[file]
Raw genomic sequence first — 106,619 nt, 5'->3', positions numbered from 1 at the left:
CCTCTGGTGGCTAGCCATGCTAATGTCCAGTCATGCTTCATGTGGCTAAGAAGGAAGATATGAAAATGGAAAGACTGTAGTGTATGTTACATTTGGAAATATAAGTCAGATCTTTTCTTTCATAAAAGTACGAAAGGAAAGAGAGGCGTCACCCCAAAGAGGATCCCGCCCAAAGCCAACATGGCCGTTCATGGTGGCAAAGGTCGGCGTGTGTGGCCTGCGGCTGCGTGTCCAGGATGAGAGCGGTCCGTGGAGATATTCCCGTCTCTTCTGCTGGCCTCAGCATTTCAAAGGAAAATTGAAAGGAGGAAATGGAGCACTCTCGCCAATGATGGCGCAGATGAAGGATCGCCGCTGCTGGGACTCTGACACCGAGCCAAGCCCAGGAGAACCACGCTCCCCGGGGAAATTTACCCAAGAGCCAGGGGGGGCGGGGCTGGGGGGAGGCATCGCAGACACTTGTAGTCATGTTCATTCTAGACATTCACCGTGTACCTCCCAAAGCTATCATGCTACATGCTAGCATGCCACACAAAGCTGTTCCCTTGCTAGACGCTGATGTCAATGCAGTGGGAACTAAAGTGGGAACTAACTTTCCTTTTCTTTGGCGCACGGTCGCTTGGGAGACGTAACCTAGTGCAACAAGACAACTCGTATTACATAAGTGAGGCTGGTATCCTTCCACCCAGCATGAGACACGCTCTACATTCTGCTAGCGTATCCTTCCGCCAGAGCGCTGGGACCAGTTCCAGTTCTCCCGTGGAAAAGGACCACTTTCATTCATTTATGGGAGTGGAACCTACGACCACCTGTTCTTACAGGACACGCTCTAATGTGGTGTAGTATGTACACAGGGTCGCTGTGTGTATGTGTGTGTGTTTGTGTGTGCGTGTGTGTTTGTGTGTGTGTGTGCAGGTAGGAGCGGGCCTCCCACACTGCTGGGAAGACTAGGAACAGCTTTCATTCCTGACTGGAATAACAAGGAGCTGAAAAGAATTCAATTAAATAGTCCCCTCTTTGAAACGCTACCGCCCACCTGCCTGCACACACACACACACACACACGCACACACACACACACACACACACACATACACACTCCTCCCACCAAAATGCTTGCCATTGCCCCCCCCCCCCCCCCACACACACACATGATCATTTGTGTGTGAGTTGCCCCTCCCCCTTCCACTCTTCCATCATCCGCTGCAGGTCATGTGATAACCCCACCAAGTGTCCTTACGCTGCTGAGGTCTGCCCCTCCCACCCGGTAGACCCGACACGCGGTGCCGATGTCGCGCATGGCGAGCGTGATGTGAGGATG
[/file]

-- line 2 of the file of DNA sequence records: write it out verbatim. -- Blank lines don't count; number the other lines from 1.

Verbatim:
CCTCTGGTGGCTAGCCATGCTAATGTCCAGTCATGCTTCATGTGGCTAAGAAGGAAGATATGAAAATGGAAAGACTGTAGTGTATGTTACATTTGGAAATATAAGTCAGATCTTTTCTTTCATAAAAGTACGAAAGGAAAGAGAGGCGTCACCCCAAAGAGGATCCCGCCCAAAGCCAACATGGCCGTTCATGGTGGCAAAGGTCGGCGTGTGTGGCCTGCGGCTGCGTGTCCAGGATGAGAGCGGTCCGTGGAGATATTCCCGTCTCTTCTGCTGGCCTCAGCATTTCAAAGGAAAATTGAAAGGAGGAAATGGAGCACTCTCGCCAATGATGGCGCAGATGAAGGATCGCCGCTGCTGGGACTCTGACACCGAGCCAAGCCCAGGAGAACCACGCTCCCCGGGGAAATTTACCCAAGAGCCAGGGGGGGCGGGGCTGGGGGGAGGCATCGCAGACACTTGTAGTCATGTTCATTCTAGACATTCACCGTGTACCTCCCAAAGCTATCATGCTACATGCTAGCATGCCACACAAAGCTGTTCCCTTGCTAGACGCTGATGTCAATGCAGTGGGAACTAAAGTGGGAACTAACTTTCCTTTTCTTTGGCGCACGGTCGCTTGGGAGACGTAACCTAGTGCAACAAGACAACTCGTATTACATAAGTGAGGCTGGTATCCTTCCACCCAGCATGAGACACGCTCTACATTCTGCTAGCGTATCCTTCCGCCAGAGCGCTGGGACCAGTTCCAGTTCTCCCGTGGAAAAGGACCACTTTCATTCATTTATGGGAGTGGAACCTACGACCACCTGTTCTTACAGGACACGCTCTAATGTGGTGTAGTATGTACACAGGGTCGCTGTGTGTATGTGTGTGTGTTTGTGTGTGCGTGTGTGTTTGTGTGTGTGTGTGCAGGTAGGAGCGGGCCTCCCACACTGCTGGGAAGACTAGGAACAGCTTTCATTCCTGACTGGAATAACAAGGAGCTGAAAAGAATTCAATTAAATAGTCCCCTCTTTGAAACGCTACCGCCCACCTGCCTGCACACACACACACACACACACGCACACACACACACACACACACACACATACACACTCCTCCCACCAAAATGCTTGCCATTGCCCCCCCCCCCCCCCCACACACACACATGATCATTTGTGTGTGAGTTGCCCCTCCCCCTTCCACTCTTCCATCATCCGCTGCAGGTCATGTGATAACCCCACCAAGTGTCCTTACGCTGCTGAGGTCTGCCCCTCCCACCCGGTAGACCCGACACGCGGTGCCGATGTCGCGCATGGCGAGCGTGATGTGAGGATG